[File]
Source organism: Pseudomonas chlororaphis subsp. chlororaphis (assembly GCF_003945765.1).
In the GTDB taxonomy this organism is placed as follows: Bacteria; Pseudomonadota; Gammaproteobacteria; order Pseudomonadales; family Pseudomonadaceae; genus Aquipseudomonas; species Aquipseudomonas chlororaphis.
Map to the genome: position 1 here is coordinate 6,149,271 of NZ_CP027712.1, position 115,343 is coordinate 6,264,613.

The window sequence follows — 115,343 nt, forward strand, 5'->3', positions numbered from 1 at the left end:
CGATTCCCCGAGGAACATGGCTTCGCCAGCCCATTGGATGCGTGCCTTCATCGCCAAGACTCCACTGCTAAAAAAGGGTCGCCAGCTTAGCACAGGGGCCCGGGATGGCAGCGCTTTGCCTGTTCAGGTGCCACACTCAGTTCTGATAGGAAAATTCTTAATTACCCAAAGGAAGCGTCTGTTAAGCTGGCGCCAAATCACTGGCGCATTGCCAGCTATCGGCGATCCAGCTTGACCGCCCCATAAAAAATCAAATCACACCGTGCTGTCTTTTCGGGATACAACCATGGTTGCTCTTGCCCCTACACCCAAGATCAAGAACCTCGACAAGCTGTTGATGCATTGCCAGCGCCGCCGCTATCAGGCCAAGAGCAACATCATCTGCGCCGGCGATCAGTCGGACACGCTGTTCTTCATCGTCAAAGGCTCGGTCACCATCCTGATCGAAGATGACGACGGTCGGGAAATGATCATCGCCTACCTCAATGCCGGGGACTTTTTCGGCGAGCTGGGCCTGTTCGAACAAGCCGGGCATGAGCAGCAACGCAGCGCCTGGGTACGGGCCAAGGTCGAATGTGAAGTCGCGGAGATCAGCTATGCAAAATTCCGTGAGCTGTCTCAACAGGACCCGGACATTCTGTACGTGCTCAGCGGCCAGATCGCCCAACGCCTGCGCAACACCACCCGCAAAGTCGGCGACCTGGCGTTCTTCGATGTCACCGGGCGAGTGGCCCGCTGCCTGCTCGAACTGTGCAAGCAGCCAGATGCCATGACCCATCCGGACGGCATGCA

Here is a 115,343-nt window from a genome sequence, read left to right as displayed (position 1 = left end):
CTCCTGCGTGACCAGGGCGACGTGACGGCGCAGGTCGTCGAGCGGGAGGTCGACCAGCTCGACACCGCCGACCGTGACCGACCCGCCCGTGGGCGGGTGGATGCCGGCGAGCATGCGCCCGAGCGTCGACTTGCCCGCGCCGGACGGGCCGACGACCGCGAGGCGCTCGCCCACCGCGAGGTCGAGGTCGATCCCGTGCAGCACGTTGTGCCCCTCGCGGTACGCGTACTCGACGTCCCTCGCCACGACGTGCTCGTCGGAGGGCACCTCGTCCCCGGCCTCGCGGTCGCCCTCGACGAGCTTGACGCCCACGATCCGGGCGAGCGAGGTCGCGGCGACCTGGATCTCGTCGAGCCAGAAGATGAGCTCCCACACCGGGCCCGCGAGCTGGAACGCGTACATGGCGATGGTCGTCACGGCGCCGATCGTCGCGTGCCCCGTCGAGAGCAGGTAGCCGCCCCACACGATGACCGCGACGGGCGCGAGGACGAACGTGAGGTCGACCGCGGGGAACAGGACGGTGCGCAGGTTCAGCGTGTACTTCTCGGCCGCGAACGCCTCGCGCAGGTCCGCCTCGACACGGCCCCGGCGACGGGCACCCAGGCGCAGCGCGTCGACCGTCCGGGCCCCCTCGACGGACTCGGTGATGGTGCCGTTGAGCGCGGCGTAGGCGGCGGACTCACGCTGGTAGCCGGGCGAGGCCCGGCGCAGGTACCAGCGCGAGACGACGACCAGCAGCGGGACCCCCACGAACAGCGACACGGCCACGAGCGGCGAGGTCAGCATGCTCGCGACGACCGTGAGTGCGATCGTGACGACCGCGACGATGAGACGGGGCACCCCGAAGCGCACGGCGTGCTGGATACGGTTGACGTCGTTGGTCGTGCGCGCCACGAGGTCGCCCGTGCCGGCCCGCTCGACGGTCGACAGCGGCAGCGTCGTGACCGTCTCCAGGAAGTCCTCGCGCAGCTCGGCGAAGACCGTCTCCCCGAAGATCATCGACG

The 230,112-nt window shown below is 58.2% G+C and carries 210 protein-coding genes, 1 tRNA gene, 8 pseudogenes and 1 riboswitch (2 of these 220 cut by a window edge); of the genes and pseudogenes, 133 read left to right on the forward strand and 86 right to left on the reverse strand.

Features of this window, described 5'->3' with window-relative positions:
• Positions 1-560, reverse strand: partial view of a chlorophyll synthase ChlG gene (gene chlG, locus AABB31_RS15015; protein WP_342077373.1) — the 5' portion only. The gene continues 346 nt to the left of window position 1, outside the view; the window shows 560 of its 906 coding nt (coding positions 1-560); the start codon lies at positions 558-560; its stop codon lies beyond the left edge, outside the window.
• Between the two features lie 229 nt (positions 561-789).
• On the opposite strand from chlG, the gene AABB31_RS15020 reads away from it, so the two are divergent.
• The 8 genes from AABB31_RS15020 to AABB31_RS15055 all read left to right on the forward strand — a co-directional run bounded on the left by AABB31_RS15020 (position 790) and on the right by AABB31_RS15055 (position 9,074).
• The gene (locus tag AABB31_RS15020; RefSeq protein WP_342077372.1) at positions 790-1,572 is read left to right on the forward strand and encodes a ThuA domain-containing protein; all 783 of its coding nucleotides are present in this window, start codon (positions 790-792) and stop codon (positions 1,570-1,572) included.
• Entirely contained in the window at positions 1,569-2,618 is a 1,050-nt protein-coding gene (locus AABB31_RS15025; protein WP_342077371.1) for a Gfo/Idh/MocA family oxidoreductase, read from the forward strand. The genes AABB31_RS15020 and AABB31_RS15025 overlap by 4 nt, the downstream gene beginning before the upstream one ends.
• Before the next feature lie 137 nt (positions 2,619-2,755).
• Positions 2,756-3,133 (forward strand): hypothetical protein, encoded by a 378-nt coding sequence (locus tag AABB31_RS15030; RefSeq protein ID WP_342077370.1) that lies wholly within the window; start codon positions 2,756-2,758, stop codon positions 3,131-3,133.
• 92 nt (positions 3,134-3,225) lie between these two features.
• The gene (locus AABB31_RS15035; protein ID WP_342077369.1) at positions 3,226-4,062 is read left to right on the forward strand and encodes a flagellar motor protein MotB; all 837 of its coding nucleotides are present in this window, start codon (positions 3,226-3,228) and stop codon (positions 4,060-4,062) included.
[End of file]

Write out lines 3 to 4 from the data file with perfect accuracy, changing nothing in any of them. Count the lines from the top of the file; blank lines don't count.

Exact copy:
Map to the genome: position 1 here is coordinate 6,149,271 of NZ_CP027712.1, position 115,343 is coordinate 6,264,613.

The window sequence follows — 115,343 nt, forward strand, 5'->3', positions numbered from 1 at the left end: